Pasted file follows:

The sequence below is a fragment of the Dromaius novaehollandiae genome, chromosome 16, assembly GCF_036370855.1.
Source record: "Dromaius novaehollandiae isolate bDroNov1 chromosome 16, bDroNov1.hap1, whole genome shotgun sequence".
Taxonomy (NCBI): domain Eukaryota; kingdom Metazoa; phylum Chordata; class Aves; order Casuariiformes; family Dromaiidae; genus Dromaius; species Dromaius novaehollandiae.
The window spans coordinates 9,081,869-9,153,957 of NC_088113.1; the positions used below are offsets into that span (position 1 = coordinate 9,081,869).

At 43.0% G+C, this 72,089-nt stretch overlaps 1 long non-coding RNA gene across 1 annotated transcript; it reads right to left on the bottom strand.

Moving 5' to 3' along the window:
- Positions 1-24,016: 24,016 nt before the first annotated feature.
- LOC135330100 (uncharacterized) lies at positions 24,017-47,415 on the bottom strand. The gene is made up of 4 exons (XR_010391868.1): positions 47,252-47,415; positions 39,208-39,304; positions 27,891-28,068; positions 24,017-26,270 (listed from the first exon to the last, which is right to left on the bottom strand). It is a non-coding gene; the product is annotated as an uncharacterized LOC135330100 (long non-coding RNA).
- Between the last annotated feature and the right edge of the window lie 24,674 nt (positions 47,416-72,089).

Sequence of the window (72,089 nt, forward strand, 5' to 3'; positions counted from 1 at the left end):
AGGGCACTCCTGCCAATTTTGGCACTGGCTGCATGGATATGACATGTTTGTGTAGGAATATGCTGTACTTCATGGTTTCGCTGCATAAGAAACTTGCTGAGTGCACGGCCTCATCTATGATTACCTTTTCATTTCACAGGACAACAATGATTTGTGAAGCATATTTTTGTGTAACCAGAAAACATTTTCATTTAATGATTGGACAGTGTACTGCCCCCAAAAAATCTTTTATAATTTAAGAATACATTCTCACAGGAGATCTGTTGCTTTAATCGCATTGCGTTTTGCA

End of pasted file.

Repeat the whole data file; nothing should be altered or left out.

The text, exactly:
The sequence below is a fragment of the Dromaius novaehollandiae genome, chromosome 16, assembly GCF_036370855.1.
Source record: "Dromaius novaehollandiae isolate bDroNov1 chromosome 16, bDroNov1.hap1, whole genome shotgun sequence".
Taxonomy (NCBI): domain Eukaryota; kingdom Metazoa; phylum Chordata; class Aves; order Casuariiformes; family Dromaiidae; genus Dromaius; species Dromaius novaehollandiae.
The window spans coordinates 9,081,869-9,153,957 of NC_088113.1; the positions used below are offsets into that span (position 1 = coordinate 9,081,869).

At 43.0% G+C, this 72,089-nt stretch overlaps 1 long non-coding RNA gene across 1 annotated transcript; it reads right to left on the bottom strand.

Moving 5' to 3' along the window:
- Positions 1-24,016: 24,016 nt before the first annotated feature.
- LOC135330100 (uncharacterized) lies at positions 24,017-47,415 on the bottom strand. The gene is made up of 4 exons (XR_010391868.1): positions 47,252-47,415; positions 39,208-39,304; positions 27,891-28,068; positions 24,017-26,270 (listed from the first exon to the last, which is right to left on the bottom strand). It is a non-coding gene; the product is annotated as an uncharacterized LOC135330100 (long non-coding RNA).
- Between the last annotated feature and the right edge of the window lie 24,674 nt (positions 47,416-72,089).

Sequence of the window (72,089 nt, forward strand, 5' to 3'; positions counted from 1 at the left end):
AGGGCACTCCTGCCAATTTTGGCACTGGCTGCATGGATATGACATGTTTGTGTAGGAATATGCTGTACTTCATGGTTTCGCTGCATAAGAAACTTGCTGAGTGCACGGCCTCATCTATGATTACCTTTTCATTTCACAGGACAACAATGATTTGTGAAGCATATTTTTGTGTAACCAGAAAACATTTTCATTTAATGATTGGACAGTGTACTGCCCCCAAAAAATCTTTTATAATTTAAGAATACATTCTCACAGGAGATCTGTTGCTTTAATCGCATTGCGTTTTGCA